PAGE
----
- The Washington Times - Tuesday, November 16, 2004

LOS ANGELES (AP) — Abercrombie & Fitch Co. has agreed to pay $40 million to minority employees and job applicants to settle a class-action federal discrimination lawsuit that accused the clothing retailer of promoting whites at the expense of minorities, lawyers said yesterday.

The settlement, approved yesterday by U.S. District Court Judge Susan Illston, requires the company to adhere to a consent decree that calls for the implementation of new policies and programs to promote ethnic diversity and prevent discrimination in its work force.

Abercrombie & Fitch also must pay about $10 million to monitor compliance and cover attorneys’ fees, although the agreement contains no admission of wrongdoing by the company.

“We have, and always have had, no tolerance for discrimination. We decided to settle this suit because we felt that a long, drawn-out dispute would have been harmful to the company and distracting to management,” Chairman and Chief Executive Officer Mike Jeffries said yesterday.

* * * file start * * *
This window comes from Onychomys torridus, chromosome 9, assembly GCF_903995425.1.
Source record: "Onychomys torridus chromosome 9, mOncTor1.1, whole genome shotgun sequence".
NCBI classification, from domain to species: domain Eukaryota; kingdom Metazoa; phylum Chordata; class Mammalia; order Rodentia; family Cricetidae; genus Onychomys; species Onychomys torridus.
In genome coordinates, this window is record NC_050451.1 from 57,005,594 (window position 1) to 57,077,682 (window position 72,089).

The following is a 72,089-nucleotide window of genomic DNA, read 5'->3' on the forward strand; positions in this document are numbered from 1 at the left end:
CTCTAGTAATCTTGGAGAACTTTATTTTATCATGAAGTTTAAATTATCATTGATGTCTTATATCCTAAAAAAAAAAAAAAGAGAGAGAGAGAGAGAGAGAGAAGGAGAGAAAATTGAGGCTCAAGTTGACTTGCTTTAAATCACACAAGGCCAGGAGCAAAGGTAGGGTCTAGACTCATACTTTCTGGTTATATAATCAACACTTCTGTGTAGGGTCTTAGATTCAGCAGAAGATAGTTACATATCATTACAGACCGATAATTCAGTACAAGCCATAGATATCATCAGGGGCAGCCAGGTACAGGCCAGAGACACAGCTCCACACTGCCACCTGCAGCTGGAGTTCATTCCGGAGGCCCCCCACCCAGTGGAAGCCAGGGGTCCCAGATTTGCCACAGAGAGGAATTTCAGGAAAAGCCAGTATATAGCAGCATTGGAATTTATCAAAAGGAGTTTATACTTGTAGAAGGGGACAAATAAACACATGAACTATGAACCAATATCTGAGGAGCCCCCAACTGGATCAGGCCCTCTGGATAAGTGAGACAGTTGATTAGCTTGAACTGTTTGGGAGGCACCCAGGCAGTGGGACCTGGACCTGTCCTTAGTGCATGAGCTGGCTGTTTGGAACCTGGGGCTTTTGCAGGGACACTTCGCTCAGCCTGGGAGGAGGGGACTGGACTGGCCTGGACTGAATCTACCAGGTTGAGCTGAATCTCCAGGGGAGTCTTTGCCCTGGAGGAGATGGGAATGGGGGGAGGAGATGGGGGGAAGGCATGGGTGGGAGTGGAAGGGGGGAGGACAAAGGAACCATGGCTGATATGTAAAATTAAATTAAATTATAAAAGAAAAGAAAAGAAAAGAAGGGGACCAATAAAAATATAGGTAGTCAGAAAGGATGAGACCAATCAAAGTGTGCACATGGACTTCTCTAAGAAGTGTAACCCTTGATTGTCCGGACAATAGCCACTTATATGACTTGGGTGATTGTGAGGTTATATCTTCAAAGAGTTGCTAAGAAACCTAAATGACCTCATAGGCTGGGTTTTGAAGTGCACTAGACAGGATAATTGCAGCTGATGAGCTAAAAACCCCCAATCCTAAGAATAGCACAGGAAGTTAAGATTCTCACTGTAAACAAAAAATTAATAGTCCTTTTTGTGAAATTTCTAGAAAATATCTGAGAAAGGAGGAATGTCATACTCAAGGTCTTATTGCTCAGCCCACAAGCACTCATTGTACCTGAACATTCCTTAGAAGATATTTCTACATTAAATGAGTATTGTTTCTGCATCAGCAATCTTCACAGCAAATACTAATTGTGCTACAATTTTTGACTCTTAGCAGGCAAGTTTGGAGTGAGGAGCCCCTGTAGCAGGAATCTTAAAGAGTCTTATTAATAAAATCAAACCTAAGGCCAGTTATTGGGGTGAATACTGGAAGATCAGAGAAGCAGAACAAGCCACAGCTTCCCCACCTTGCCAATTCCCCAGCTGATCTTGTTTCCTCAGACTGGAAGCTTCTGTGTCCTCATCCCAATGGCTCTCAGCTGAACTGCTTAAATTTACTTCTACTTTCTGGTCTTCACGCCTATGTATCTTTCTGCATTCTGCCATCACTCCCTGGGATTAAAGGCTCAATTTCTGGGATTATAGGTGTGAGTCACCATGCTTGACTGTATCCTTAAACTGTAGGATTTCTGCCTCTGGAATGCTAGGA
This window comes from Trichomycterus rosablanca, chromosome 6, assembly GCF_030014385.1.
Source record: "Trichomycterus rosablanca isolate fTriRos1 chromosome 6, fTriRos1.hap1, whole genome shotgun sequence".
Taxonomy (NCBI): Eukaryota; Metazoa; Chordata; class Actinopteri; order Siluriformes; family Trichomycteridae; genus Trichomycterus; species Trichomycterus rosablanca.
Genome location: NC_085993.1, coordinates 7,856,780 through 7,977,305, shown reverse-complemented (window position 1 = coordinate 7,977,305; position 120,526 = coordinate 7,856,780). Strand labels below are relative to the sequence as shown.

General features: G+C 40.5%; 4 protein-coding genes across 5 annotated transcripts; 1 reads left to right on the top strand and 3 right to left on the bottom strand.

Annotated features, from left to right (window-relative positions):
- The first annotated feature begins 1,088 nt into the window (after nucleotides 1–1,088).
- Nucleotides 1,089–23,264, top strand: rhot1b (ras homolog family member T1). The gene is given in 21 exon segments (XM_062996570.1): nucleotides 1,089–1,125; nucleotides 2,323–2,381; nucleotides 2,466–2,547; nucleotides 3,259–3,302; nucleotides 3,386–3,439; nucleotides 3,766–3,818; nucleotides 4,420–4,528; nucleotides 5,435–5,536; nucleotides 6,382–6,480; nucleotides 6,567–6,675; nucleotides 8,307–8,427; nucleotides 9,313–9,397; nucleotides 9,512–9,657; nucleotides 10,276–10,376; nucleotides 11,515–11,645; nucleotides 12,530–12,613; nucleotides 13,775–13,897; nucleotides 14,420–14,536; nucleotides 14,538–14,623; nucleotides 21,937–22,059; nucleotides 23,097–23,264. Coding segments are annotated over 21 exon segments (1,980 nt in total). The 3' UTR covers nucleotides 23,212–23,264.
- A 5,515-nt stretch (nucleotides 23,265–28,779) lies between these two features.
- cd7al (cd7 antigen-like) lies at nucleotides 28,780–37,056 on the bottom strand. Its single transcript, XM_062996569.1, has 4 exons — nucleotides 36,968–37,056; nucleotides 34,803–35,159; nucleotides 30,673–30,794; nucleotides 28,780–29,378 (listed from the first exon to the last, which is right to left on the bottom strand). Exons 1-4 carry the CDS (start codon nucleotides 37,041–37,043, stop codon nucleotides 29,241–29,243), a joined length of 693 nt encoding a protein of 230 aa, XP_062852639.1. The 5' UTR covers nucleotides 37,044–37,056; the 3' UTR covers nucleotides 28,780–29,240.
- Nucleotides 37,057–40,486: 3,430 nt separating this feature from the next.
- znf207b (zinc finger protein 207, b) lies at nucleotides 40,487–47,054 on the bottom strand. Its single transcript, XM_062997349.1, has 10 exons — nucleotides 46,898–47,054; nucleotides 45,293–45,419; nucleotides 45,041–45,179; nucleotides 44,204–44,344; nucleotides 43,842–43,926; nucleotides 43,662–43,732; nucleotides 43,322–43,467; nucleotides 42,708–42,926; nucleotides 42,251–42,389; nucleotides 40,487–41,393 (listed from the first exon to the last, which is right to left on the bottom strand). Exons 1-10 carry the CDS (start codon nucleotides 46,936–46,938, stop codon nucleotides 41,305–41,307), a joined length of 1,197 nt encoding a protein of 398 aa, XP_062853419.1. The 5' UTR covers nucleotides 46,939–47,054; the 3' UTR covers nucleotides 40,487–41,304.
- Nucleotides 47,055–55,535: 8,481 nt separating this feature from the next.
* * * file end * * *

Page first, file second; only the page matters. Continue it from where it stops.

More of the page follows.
The U.S. Equal Employment Opportunity Commission joined the private plaintiffs in the lawsuit, which accused Abercrombie & Fitch of violating portions of the Civil Rights Act of 1964. The lawsuit specifically accused the company of engaging in recruiting and hiring practices that exclude minorities and adopting a virtually all-white marketing campaign.

“The retail industry and other industries need to know that businesses cannot discriminate against individuals under the auspice of a marketing strategy or a particular ‘look.’ Race and sex discrimination in employment are unlawful, and the EEOC will continue to aggressively pursue employers who choose to engage in such practices,” said Eric Dreiband, the EEOC’s general counsel.

The EEOC estimated the lawsuit would affect more than 10,000 Hispanic, Asian or black men and women.

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